Replace Loops Using Recursion - Comprehension

Hello,

I have read other posts and watched various videos but am still stumped on comprehending the example code in this exercise.

  • I understand the concept of recursion being a “reflection,” calling itself as a sort of “shortcut” from using loops in order to execute statements until you reach the desired result.

  • I understand that a “base case” acts as your insurance against infinite loops, and the “recursive case” is your continuous, loop-like code.

  • I understand that there are no real advantages or disadvantages to either (aside from memory usage), that loops are preferred (or so I read), and that this concept of recursion will be important for algorithms later on. I want to get this down.

My issue is with understanding the logic of the example code.


//I understand this completely: 

function multiply(arr, n) {
    var product = 1;
    for (var i = 0; i < n; i++) {
        product *= arr[i];
    }
    return product;
  }



//I cannot wrap my head around:

//However, notice that multiply(arr, n) == multiply(arr, n - 1) * arr[n - 1]. That means you can rewrite multiply in terms of itself and never need to use a loop.

  function multiply(arr, n) {
    if (n <= 0) {
      return 1;
    } else {
      return multiply(arr, n - 1) * arr[n - 1];
    }
  }

Specifically:

notice that multiply(arr, n) == multiply(arr, n - 1) * arr[n - 1]

How did they make that equivalency? And are they using both the original multiply function in addition to this newer recursive function? How does this latest function execute any actual statements without the older function example?

Thank you for any assistance.

Challenge: Replace Loops using Recursion

Link to the challenge:

2 Likes

There’s one more function of the base case. Without reaching it no actual calculations are made. Taking as example multiply(arr, n - 1) * arr[n - 1], while arr[n-1] is known multiply(arr, n - 1) not necessarily is known at that point. If that call is not reaching base case yet then recursive part would be called again, until base case is reached. Only then it’s possible to one-by-one calculate results for the previous calls.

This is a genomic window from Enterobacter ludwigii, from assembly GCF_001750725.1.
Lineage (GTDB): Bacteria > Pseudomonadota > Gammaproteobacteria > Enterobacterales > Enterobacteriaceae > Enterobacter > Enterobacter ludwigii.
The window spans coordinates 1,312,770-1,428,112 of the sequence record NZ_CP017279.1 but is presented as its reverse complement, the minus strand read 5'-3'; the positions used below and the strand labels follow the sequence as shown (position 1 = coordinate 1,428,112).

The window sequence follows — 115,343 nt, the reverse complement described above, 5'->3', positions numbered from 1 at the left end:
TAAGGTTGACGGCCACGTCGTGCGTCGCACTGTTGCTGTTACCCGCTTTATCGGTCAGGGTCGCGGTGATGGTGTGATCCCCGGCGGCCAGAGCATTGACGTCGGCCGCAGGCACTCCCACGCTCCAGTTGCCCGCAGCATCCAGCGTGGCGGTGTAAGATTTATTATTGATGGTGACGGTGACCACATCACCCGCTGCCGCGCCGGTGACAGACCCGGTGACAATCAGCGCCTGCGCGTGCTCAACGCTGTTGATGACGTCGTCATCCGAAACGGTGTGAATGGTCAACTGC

1 Like

it is showing how recursion work

something more simple
a factorial of a number, is the result of the multiplication of all numbers from 1 up to thay number
factorial of 3 is written as 3!

so 3! is 1x2x3

this is one classical thing to make with recursion

n! === n x (n - 1)!

so for example, 5! is equal to 4! multiplied by 5 (because 5! = 5x4x3x2x1 and 4! = 4x3x2x1)

in this case you have for example
multiply([6,4,9,11], 3) which will result in the multiplication of the first three numbers in the array, so 6x4x9
if we take multiply([6,4,9,11], 2), this is equal to the multiplication of the first 2 numbers, so 6x4, and if we also multiply by the third number in the array, 9, it becomes exactly as above
multiply([6,4,9,11], 3) === multiply([6,4,9,11], 2) x 9

putting the numbers you get
(6x4x9) === (6x4) x 9

1 Like

I’m totally stuck on this too. I’ve been trying to wrap my head around the logic. I found this on the forum-

http://pythontutor.com/visualize.html#mode=edit

It shows you in sort of real time how the code is being executed. Unfortunately I still don’t understand the logic in this exercise but it might help you! And then maybe if you get it you can help me to understand it.

1 Like

@CAL90 @zimizelle
you can also try reading this:

1 Like